Ask a young child a question – and you may get a blank look or stare. It is very typical of young children and deep thinkers to take up to ten seconds to respond to questions – as they go about processing their thoughts.
So often, though, as adults, we rush through – asking another question on top of the first one – trying for an immediate reply from a child – impatient, as if they didn’t understand the first one.
But there is something to be said – and something to be learned – for taking our time, for pausing, for collecting our thoughts before answering. This is especially significant when we are reacting to our children’s many requests and endless questions.
It’s all about responding to the issue at hand versus reacting to it.
So often as busy parents, we find ourselves delivering a knee-jerk reply to an issue that had we taken the time to think it through and collected our thoughts, our interaction with our child would come from a more peaceful, positive place – a place of compassion and understanding.
That’s why maybe we can actually learn from our young children who take ten seconds to think about their answers before blurting them out.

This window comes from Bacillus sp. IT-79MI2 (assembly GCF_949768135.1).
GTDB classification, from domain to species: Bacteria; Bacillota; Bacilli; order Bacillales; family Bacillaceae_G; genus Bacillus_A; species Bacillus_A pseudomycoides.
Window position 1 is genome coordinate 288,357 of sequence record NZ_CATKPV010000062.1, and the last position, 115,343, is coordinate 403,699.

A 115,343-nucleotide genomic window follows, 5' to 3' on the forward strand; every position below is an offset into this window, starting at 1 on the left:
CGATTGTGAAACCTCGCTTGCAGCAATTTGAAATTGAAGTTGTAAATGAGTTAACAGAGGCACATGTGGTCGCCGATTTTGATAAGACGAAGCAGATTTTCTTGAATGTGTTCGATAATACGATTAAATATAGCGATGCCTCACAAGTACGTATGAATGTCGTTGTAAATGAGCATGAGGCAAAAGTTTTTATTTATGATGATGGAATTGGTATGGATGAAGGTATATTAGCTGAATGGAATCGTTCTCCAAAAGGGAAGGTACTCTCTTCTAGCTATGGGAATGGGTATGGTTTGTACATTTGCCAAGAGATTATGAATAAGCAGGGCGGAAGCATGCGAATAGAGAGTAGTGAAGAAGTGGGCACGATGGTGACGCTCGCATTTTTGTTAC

Try it the next time your child, of any age, comes to you with a request. Stop for a second, listen to what the request is, check out how you’re feeling about it. Do you feel your emotions rising – are you ready to just spout out a spur-of-the-moment, off the top of your head response?
Because it’s not always necessary to give such a quick answer.
Why not request some time – “let me think about it before I decide”, “give me a few minutes”, “I need to think about it and we’ll talk about it after dinner”. Then when you have made your decision, your answer will be more composed, more sensitive, more clear, and your child will feel heard and considered.
For even if you have to decline permission or adjust the request in some way, your child may not be thrilled but you will have modeled a more positive way of communicating to your child.
And that’s worth ten seconds at least.